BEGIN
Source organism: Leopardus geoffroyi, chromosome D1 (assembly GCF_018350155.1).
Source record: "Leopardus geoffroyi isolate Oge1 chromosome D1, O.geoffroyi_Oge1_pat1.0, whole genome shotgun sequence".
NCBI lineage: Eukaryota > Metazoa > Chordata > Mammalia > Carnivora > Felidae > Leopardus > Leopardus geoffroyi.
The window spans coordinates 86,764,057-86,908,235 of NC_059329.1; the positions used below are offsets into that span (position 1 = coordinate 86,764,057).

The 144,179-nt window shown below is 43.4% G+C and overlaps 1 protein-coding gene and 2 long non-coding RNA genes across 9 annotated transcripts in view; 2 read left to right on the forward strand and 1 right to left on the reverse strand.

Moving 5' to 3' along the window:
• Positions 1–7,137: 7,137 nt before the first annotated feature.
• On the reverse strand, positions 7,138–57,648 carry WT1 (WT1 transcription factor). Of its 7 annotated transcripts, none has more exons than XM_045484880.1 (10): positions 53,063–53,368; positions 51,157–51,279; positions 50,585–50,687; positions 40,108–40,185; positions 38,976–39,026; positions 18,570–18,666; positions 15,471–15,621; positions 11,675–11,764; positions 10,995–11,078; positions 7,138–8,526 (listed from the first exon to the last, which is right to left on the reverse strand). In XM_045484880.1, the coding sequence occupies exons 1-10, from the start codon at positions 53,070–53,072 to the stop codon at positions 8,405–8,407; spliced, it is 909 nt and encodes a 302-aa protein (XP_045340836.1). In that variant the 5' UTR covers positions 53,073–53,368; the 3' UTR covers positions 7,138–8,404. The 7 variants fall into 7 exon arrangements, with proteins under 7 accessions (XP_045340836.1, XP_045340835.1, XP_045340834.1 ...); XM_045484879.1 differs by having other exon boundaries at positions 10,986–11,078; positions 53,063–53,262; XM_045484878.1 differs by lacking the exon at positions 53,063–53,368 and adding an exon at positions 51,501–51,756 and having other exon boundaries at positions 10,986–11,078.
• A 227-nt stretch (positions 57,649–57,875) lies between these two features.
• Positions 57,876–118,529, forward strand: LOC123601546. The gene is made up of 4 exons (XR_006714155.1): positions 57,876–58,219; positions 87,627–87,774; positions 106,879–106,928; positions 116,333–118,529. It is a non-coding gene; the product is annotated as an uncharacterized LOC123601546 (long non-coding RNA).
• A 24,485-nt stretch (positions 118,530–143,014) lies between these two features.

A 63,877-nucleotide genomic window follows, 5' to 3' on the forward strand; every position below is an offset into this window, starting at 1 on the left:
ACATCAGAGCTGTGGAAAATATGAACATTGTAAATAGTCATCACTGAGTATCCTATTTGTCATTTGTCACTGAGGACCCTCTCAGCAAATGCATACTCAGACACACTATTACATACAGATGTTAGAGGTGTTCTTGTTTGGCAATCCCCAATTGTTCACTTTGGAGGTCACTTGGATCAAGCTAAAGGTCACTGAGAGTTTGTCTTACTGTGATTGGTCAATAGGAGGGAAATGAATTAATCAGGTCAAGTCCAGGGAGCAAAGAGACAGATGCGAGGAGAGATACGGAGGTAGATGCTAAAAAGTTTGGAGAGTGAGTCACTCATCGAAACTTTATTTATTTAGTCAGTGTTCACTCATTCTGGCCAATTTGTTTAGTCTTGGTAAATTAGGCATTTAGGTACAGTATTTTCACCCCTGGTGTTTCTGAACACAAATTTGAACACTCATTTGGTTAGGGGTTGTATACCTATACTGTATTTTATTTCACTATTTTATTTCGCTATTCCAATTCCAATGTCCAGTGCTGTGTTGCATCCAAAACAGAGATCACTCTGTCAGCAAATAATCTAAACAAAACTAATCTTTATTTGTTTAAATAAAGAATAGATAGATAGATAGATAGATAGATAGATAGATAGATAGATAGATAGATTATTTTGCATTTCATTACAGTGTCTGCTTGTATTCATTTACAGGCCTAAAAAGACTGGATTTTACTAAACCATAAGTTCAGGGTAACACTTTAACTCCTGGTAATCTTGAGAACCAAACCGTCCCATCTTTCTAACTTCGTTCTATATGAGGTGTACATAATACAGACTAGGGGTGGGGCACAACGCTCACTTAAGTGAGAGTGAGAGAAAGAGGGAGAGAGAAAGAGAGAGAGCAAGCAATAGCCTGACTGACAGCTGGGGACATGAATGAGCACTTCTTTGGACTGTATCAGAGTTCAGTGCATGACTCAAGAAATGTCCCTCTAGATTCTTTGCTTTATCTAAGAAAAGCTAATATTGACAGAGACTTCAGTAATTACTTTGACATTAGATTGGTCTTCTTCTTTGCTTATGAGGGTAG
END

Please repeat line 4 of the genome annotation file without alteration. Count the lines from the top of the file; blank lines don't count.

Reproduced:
The window spans coordinates 86,764,057-86,908,235 of NC_059329.1; the positions used below are offsets into that span (position 1 = coordinate 86,764,057).